Mexican culture and Dia de los muertos was fascinating to learn about and I really appreciated the rich family culture this holiday provides. From a nursing stand point we deal with the grief process and we are exposed to death more than the average person. Having a day to honor our deceased ancestors and put a positive concept behind death is quite inspirational. My father in law actually just passed away in February of this year and the pictures on my sample altar were in honor of him. Have to say the altar was quite difficult to put together at first but this personal project actually brought comfort to me at a time of great mourning.
In loving memory of Donald Smith
This video presentation gives a step by step tutorial on how to make sopa fideo, or noodle soup. This is a simple, traditional Mexican soup. It is essentially noodles and tomato sauce, but there are secrets to make the soup taste great!
Locus of Control
• Many Mexicans have an external locus of control. They believe that external forces operate in many social and individual circumstances.
• They believe that one is at the mercy of the environment.
• Often times Mexican Americans may not believe that they are responsible for failures or successes.
• A Mexican with new medical diagnosis could accept it and not try to change or cure the disease because it’s their fate.
Health Care Beliefs
• Some Mexican’s believe their health is a result of good luck and some believe it represents a state of equilibrium in the universe wherein the forces of “hot”, “cold”, “wet”, and “dry” must be balanced (Giger, 2017).
• The concept is believed to come from the Hippocratic theory. “According to the Hippocratic theory, the body humors-blood, phlegm, black bile, and yellow bile- vary in both temperature and moisture (Giger, 2017, p. 221).”
o The Theory of Hot and Cold and Perception of Illness
Illness is believed to be caused when a person is exposed to hot or cold for a long period of time.
To heal you use the opposite of the causative agent.
Excess heat within the body is thought to cause diseases such as cancer, rheumatism, tuberculosis, and paralysis.
The heat focus in the body is the stomach. The focus of cool is the head, arms, and legs.
Digestive issues are believed to be caused by the imbalance of hot and cold foods and can be healed with the balance of hot and cold foods.
• Example: "If stool is green or yellow, the diarrhea is hot and the remedy is cold tea; if the stool is white, then diarrhea is cold and the remedy is hot tea (Giger, 2017, p. 221).”
• Hot and cold can have an effect on growth and development as well. It is often used during pregnancy.
• “Folk medicine as practiced by Mexican American combines elements of the European Roman Catholic view and the view of the original Indians of Mexico (Giger, 2017, p. 222).”
• Illness is viewed from a religious and social context rather than a medical perspective.
Types of Folk Practioners:
A key family member practices folk medicine. The healing practices are passed down from family members.
o Yerbero- healer who specializes in herbs and spices.
o Curandero and Curandera- If a family member is suffering from a serious physical and mental or emotional illness they are brought to a Curandero (male) or a Curandera (female). “The central focus of these healers’ treatment is relieving clients of their sins (Giger, 2017, p. 223).” The Curandero believes that water, food, and air are important to the maintenance of health. “Imbalance of these elements, imbalance between God and man, and imbalance between hot and cold are believed to contribute to illness. Curandero is thought to have a gift from God to heal others and are thought to have power over witches.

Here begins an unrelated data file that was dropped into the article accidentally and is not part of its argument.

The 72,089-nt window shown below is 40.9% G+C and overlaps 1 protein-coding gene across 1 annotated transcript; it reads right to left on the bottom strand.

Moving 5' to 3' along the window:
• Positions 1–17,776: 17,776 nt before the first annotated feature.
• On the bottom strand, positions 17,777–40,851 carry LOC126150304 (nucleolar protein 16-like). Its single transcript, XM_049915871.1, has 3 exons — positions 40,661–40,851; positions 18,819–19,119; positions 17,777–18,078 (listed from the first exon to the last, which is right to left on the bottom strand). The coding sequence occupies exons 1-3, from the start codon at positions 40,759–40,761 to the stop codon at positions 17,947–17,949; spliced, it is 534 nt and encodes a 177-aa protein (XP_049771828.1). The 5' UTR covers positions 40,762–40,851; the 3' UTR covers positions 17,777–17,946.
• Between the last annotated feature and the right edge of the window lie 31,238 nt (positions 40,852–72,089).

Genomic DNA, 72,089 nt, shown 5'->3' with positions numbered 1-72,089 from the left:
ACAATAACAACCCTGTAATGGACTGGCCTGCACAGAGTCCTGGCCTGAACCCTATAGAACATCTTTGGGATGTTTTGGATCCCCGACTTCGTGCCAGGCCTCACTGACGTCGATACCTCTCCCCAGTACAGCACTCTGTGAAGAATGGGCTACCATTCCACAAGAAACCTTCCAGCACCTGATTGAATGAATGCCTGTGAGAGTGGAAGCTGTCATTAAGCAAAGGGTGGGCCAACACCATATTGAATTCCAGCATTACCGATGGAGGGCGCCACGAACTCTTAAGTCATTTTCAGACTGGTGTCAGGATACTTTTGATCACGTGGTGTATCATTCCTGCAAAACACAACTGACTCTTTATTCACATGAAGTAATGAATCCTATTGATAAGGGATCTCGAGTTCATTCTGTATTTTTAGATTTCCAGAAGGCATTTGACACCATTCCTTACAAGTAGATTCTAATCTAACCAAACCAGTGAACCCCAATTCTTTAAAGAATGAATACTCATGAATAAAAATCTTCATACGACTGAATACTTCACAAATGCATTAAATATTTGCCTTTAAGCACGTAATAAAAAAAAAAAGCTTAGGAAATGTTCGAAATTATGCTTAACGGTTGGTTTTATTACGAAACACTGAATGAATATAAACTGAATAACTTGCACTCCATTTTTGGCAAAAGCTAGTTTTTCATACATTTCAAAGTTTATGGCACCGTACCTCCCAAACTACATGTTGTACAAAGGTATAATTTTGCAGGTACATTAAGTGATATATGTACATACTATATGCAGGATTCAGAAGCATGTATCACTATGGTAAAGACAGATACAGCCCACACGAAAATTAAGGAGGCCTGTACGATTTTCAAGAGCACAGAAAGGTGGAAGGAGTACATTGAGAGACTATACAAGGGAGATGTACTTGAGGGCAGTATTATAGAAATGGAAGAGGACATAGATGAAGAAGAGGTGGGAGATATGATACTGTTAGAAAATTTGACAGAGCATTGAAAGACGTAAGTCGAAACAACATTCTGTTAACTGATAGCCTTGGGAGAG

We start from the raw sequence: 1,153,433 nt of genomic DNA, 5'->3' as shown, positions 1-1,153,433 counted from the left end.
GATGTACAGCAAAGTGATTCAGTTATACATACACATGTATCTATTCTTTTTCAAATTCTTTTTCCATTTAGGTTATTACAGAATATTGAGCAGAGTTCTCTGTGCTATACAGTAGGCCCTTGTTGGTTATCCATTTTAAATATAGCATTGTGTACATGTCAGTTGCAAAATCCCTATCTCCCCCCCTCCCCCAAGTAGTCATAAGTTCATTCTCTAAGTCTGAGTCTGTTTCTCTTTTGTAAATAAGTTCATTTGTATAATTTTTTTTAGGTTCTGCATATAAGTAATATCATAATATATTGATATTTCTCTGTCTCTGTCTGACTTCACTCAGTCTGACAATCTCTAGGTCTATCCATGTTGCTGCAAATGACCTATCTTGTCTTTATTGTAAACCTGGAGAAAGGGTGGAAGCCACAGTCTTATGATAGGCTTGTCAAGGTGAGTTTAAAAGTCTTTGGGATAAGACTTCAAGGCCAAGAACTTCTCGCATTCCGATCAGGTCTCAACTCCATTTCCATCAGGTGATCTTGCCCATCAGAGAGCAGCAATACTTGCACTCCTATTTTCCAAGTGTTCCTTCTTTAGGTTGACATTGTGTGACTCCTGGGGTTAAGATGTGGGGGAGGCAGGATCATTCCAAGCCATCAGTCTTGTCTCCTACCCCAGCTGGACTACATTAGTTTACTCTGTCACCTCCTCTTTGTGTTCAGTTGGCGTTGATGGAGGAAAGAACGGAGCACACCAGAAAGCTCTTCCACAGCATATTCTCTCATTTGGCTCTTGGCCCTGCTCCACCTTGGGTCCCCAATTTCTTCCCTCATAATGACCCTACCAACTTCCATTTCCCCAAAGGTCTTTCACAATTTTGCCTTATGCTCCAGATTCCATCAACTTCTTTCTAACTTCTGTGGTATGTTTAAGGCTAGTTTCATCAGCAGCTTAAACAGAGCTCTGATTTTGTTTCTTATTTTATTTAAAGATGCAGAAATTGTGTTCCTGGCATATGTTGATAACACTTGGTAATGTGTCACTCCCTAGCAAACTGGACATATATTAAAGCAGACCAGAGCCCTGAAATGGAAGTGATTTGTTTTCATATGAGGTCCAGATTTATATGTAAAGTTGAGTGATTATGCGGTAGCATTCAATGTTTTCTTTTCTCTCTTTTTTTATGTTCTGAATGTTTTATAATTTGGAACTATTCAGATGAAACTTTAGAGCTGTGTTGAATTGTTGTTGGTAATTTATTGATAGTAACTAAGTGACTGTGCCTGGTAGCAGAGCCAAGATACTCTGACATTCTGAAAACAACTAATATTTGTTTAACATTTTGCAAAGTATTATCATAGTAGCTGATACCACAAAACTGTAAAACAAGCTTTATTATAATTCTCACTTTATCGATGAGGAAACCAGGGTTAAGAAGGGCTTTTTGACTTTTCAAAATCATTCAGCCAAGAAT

• Caida del la Mollera- is referred to a fallen fontanel in infants caused by a fall, by bouncing the child roughly, or by removal of the nipple from the baby’s mouth with too much force. When this happens they believe there is an imbalance between the fontanel and the palate that blocks the passage of foods and liquids (Giger, 2017).
• Mal Ojo (Evil Eye)- this occurs when an individual who is believed to possess a special power admires or covets the child of another and looks at but does not touch the child (Giger, 2017). It is associated with witchcraft and black magic. Symptoms may include headaches, high fever, diarrhea, restlessness, loss of weight, sunken eyes. The cure is to mix a hen’s egg with water and place this under the head of the child’s bed. It drives out the bad influence.
• Empacho- It is abdominal pain of a child that has a chunk of food he or she is unable to pass.
• Susto (Magical Fright)- It is caused by a frightening experience or event that leads to temporary loss of one’s spirit from their body. Often associated with epilepsy. Treatment includes “barrida” which a curandero sweeps the body with fresh herbs while the healer recites ritual prayers (Giger, 2017).
• Nervios- It is referred to as restlessness, insomnia, loss of appetite, headaches, and nonspecific aches and pains.
Roman Catholicism is the dominant religion for Mexican Americans. They rely on the priest and family for prayers during times of distress.
It is important for nurses to realize that alternative therapies are usually more prevalent before medicine. They often have more respect for health care providers who accept spiritual and folk basics. There could be issues with following smoking cessation programs or prenatal care, due to their belief of external control. Self-management of chronic diseases may also be harder for nurses to implement. They need to be closely monitored. The nurse should also pay close attention to the temperature of food being served to the patient. They may want food from family members and not from hospital. The overall goal for a nurse caring for a Mexican American is to understand the belief of folk medicine and try establishing a relationship with the curandero in the hope of influencing acceptance of modern medicine. Often times when treating Mexican children touch can help heal evil eye, therefore it’s important to touch when assessing the child.